The refiners have been a very feast-or-famine trade group that I have been wary of playing. But with widening Brent-WTI spreads, along with the collapses of other benchmarks here in the U.S., I now believe that there is a long-term positive margin trend that is developing.
I've watched the refinery group make tremendous gains in 2011 and 2012, as WTI/Brent spreads, which are a proxy for refinery margins, soared to unbelievable heights, reaching more than $20 at one point. Those stocks just as disastrously fell as the spread did, dropping to near parity at one point this summer. Many of the refinery stocks still have not moved much from that low price point.
But WTI has again shown tremendous weakness to the European benchmarks, because of increasing production from the Bakken, Eagle Ford and Permian shale plays, as well as the endemic outages of refineries in the Gulf Coast and slow refilling of the critical pipelines that service that area.
Some analysts believe that these are temporary trends, but I'm convinced they are not. One reason I'm in the camp of long-term refinery advantages is because of the relative price action of two OTHER benchmarks of crude pricing, Mars and Louisiana Light Sweet.
If you're not an oil trader, you might never have heard of these benchmarks, but Mars is the most traded sour (higher sulfur) blend and LLS is used as a benchmark for Gulf Coast crudes.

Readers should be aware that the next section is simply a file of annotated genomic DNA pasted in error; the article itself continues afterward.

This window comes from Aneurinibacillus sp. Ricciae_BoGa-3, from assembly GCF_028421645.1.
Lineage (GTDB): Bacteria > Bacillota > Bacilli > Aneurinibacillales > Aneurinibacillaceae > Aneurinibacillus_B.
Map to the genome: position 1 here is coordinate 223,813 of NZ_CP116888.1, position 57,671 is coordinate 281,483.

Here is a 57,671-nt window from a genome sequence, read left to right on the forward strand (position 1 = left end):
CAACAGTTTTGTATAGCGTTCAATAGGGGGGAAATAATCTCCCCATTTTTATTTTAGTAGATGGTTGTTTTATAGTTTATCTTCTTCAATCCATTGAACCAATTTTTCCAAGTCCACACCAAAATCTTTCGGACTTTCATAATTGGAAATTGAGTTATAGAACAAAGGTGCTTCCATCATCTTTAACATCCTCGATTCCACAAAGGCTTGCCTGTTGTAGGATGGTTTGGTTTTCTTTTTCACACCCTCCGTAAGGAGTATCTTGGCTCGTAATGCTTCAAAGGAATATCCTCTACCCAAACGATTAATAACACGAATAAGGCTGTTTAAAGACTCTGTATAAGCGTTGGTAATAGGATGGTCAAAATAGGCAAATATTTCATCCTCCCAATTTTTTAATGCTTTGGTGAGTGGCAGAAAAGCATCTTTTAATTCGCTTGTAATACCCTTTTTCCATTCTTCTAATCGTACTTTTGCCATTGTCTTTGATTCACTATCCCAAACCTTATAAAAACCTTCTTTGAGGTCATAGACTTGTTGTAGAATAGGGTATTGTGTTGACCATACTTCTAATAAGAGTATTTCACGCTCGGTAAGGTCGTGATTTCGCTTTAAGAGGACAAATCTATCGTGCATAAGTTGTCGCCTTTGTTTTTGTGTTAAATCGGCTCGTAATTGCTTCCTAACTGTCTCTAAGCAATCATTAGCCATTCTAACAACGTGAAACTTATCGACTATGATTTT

What this chart shows is the premium that both Mars and LLS held to WTI. Even during the huge glut and discount that WTI carried, Mars and LLS were mostly unaffected, still getting more global pricing through much of 2013. So, if you were a refiner, you needed to use WTI solely to capture a margin advantage. If you were a sour refiner or using LLS on the Gulf Coast for export, you were out of luck. As the spread collapsed, so did the premium of Mars and LLS to WTI. This makes a lot of sense.
But now that the spread is again widening, we are NOT seeing a concurrent premium returning to these other important benchmarks.
Bottom line: now virtually EVERY refiner will experience a tremendous margin advantage, whether they can isolate WTI grades or not.
Further bottom line: this is a sustainable trend and creates a new golden age of refining which will carry at least into the first quarter of 2014.
Now is the time to buy refining stocks. I had thought that a better opportunity to position this trade would be AFTER quarterly reports, as I was convinced that the refiners would report horribly after spreads declined so rapidly in the third quarter.
Valero (VLO) reported precisely as I expected -- badly -- then proceeded to rally anyway.
No one is fooled by bad quarterly reports that are yesterday's news and you shouldn't be either. Tomorrow's news is going to be great for them and refiners like Tesoro and Phillips are headed back to their highs.